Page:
One of the “Unreflecting Herd”!
This morning I awake to the sun drifting over the field and the sunlight beginning to touch the tops of the trees. As I take a deep breath I realize that the welcome companion to the awesomeness of the morning is my intention to expand into the day. It is a strange way to describe the sense I have of reaching out with every part of my being and touching the sunlight, the coolness of the dissipating fog, and the dew on the grass. It’s a light, joyous, and connected feeling!
Now, upon further reflection, I recall the heaviness felt when arising to steady rain and cold a mere 24 hours ago.
I have to ask myself, “At what point in history did society attach a “good” or “bad” label to the weather. In many cases (including my own), people will have a good or bad day, feel good or bad, or be in a good or bad mood based on the weather. You laugh, but read a facebook newsfeed on a beautiful sunny day (not too hot or humid!) and compare that to a cloudy or rainy day. People, in general…certainly in central Ohio, are happier on a sunny day.
One of my personal growth exercises is to bring attention to thoughts and habits that don’t serve me. I can totally commit to the idea that uncontrollable fluctuations of the weather influencing my mood and ultimately my happiness is nothing short of ludicrous.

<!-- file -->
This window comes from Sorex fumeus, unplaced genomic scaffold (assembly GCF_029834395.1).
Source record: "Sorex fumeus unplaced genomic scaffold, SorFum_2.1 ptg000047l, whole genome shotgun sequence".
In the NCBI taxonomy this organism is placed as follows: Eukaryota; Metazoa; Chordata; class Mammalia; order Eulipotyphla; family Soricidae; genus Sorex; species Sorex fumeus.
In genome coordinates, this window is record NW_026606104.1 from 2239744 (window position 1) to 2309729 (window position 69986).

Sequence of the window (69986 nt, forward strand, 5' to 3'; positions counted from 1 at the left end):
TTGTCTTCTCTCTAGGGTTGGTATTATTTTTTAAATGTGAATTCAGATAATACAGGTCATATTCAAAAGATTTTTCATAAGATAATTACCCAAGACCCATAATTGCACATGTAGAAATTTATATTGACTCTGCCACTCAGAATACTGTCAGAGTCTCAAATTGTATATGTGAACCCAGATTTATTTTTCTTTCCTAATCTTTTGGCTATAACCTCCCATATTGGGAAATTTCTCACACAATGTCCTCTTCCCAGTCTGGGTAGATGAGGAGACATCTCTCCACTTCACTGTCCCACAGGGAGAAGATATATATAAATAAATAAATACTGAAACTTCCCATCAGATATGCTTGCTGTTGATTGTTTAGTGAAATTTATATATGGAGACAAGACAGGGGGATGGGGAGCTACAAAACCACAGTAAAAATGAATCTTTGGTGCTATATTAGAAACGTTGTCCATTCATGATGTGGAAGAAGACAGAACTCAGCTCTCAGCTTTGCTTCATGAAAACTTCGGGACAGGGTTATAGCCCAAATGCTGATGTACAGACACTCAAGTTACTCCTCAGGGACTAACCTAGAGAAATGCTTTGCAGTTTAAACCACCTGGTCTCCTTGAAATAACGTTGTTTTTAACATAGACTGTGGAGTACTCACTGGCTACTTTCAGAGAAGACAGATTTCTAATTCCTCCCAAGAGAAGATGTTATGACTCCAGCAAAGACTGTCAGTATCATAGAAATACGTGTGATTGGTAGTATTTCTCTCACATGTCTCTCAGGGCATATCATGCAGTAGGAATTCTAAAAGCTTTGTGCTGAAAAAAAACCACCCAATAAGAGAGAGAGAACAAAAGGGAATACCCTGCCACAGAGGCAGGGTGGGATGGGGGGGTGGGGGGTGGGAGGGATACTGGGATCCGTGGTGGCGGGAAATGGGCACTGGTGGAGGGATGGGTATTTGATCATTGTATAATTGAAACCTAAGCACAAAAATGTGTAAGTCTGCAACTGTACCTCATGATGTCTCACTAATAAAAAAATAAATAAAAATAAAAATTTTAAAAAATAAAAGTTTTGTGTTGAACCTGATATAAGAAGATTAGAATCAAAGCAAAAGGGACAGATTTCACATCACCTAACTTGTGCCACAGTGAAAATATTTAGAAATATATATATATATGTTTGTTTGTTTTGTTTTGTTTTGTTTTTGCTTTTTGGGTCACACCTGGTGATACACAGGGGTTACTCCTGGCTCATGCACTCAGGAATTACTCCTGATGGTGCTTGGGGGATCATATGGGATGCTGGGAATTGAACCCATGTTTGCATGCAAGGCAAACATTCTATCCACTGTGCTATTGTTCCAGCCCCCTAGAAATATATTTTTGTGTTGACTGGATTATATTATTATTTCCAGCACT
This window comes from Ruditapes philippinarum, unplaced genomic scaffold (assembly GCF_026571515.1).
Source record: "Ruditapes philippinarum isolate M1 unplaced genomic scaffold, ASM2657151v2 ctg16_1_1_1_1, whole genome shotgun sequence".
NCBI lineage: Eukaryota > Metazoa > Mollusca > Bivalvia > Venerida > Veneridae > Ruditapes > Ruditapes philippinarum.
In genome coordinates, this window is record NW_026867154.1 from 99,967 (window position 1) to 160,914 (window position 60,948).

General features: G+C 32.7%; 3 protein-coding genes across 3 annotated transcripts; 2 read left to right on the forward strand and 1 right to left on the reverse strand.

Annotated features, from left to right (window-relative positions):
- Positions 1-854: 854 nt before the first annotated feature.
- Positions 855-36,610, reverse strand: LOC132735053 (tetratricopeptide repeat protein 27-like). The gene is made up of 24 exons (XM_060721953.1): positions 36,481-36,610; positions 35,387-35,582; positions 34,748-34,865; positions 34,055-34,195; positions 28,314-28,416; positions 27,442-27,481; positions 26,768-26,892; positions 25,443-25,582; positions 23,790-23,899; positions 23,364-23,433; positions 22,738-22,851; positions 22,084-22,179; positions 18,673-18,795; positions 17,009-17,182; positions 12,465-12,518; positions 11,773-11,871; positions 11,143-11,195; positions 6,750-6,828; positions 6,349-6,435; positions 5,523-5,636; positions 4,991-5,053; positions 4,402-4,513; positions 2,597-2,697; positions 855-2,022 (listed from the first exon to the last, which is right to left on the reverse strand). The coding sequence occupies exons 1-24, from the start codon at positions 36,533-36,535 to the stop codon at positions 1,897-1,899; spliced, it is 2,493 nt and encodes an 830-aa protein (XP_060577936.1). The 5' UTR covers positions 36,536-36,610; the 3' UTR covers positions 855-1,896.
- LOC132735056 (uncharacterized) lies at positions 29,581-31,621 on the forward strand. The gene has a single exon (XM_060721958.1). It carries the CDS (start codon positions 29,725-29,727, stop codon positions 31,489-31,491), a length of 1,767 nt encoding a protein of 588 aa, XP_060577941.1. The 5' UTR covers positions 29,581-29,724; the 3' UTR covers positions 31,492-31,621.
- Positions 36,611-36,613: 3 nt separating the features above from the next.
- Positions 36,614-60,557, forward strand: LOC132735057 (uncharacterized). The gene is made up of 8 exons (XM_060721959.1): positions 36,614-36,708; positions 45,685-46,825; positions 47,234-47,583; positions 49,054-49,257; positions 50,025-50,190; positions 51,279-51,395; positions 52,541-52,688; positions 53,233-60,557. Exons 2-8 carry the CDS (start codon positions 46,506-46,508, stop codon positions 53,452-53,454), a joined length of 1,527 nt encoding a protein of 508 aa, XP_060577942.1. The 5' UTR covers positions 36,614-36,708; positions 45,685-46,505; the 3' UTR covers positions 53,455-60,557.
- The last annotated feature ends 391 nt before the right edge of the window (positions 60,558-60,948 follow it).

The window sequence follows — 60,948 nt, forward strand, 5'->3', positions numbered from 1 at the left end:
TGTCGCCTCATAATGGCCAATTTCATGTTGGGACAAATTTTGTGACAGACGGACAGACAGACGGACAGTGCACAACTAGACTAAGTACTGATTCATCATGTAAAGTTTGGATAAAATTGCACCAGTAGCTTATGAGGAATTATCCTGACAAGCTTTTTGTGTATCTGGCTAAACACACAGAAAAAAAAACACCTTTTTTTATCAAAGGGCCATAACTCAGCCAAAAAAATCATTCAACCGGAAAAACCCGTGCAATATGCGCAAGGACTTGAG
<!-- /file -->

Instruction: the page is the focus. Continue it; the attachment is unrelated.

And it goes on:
“Habits rule the unreflecting herd” ~ William Wordsworth
In the book Excuses Begone by Dr. Wayne Dyer, Dr. Dyer states that the word “herd”, in the above quote by William Wordsworth, is “being used as a pejorative term for thinking like everyone else. Your goal is to disrupt those habits that have led you to act like just one more member of the obedient pack.”
Thoreau writes, “As a single footstep will not make a path on the earth, so a single thought will not make a single pathway in the mind. To make a deep physical path, we walk again and again. To make a deep mental path, we must think over and over the kind of thoughts we wish to dominate our lives.”
Yesterday, I determined that I would change my thought about the rain. I found a great quote from the book The Secret Garden by Frances Hodgson Burnett. I have to admit…every time I started to grumble in my head about the weather (getting in and out of the car, the wind taking my screen door, squishing through the mud while walking my dogs) I thought about the sun shining on the rain and I smiled. Remembering that quote changed the way I thought about the rain!
I am forging a new pathway in my mind. This new pathway will, with many treks, become well-worn and will become the new thoughts dominating my life.